14     As Lloyd's counsel acknowledges, upon registration of the English judgment in Prince Edward Island, post-judgment interest will henceforth accrue pursuant to ss. 51(1) and 49(1)(c) of the Supreme Court Act at the prescribed Prince Edward Island post-judgment interest rate in effect from time to time.

 

15     The draft order is in proper form, subject only to entry the final interest calculation to date of registration and addition of costs of this motion, once assessed.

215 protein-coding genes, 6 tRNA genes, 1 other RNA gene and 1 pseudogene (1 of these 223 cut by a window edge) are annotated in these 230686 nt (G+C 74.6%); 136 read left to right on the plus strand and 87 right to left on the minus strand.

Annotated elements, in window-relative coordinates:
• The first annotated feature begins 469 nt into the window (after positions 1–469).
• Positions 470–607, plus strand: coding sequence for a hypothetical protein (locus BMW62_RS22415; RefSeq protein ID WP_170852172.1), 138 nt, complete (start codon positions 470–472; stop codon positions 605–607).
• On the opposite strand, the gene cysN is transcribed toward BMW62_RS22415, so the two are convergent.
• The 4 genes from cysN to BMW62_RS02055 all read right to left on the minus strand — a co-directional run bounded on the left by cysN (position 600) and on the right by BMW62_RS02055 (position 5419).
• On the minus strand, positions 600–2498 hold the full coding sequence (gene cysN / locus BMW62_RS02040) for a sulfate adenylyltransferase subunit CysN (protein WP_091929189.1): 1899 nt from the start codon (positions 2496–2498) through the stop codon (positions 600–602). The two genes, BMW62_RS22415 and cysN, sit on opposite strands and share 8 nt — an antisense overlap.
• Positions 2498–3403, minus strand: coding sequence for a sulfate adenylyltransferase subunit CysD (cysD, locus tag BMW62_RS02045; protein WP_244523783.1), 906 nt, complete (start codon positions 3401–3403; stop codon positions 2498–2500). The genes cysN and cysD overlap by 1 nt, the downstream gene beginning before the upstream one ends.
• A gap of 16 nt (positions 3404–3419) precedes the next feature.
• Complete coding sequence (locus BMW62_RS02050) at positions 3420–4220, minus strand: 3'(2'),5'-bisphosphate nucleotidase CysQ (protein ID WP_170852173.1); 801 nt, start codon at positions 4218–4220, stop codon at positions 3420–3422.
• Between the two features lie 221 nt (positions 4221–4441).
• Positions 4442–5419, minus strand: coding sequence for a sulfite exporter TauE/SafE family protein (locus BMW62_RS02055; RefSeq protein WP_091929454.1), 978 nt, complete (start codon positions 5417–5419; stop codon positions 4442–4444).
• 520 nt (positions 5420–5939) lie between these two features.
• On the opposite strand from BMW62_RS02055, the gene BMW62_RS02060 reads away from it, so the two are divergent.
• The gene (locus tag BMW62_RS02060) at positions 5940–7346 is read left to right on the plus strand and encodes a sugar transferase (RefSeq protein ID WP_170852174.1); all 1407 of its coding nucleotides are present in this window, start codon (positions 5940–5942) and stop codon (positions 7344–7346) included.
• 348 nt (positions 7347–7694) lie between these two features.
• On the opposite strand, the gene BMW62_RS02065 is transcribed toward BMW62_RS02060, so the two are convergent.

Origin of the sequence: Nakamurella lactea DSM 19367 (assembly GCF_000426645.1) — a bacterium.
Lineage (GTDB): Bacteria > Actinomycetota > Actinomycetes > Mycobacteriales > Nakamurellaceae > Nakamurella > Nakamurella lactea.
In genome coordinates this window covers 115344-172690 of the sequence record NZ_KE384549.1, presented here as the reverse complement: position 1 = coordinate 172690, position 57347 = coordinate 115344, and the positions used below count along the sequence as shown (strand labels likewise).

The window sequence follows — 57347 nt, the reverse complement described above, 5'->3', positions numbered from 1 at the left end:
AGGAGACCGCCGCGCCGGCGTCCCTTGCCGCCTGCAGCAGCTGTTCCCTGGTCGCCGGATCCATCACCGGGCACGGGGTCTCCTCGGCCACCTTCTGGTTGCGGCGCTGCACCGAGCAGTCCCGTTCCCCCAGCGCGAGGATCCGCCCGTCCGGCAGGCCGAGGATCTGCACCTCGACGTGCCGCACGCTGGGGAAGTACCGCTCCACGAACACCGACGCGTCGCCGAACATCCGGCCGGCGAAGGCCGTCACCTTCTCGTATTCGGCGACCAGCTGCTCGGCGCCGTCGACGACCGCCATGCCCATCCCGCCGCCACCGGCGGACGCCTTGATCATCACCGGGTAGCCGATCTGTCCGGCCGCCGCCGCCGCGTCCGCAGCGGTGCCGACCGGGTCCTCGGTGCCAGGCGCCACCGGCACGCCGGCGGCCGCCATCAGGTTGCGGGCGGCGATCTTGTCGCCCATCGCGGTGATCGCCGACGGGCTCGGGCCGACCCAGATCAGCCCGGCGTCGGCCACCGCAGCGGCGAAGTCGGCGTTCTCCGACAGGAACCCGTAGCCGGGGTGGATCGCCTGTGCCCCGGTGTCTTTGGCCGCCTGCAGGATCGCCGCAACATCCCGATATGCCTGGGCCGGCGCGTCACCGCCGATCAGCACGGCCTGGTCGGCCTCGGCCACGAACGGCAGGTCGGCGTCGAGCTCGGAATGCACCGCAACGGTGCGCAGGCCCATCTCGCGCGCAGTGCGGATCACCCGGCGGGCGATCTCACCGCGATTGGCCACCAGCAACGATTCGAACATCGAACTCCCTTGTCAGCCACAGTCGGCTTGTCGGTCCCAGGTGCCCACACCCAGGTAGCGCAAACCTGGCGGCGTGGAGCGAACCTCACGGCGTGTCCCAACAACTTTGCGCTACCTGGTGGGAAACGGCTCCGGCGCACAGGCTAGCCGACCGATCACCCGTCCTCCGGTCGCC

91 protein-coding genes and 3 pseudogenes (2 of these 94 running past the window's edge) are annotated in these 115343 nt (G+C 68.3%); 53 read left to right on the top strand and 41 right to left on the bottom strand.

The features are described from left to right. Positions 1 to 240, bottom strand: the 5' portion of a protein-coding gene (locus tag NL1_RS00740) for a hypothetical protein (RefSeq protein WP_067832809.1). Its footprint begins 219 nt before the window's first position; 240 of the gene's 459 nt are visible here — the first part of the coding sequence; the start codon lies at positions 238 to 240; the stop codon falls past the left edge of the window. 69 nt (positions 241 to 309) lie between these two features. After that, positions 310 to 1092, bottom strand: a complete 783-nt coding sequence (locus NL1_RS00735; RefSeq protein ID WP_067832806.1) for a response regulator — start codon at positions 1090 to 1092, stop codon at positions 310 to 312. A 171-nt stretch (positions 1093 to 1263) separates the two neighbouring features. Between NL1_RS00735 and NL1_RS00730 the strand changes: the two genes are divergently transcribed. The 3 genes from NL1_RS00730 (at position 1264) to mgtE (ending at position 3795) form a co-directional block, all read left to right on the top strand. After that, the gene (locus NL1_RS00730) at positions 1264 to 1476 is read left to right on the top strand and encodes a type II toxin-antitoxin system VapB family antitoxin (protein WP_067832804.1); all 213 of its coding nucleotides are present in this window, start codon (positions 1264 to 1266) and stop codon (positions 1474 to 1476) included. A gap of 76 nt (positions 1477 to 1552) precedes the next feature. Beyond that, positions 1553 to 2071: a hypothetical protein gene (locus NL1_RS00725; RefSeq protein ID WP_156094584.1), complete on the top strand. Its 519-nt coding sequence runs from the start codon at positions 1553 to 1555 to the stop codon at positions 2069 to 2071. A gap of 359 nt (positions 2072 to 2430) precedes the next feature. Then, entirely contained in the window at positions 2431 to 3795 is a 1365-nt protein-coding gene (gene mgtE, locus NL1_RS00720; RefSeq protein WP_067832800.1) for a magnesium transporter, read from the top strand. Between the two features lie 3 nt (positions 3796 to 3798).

16     The Applicant shall have its costs of this application on a "partial indemnity" i.e. party and party-like, basis. Counsel for Lloyd's is requested to file with the Court and exchange with counsel for Dr. McNeill its Bill of Costs in Form 57(A) setting forth the Applicant's claim for costs. Counsel are requested to address costs forthwith so that judgment can be registered within  September, 2003.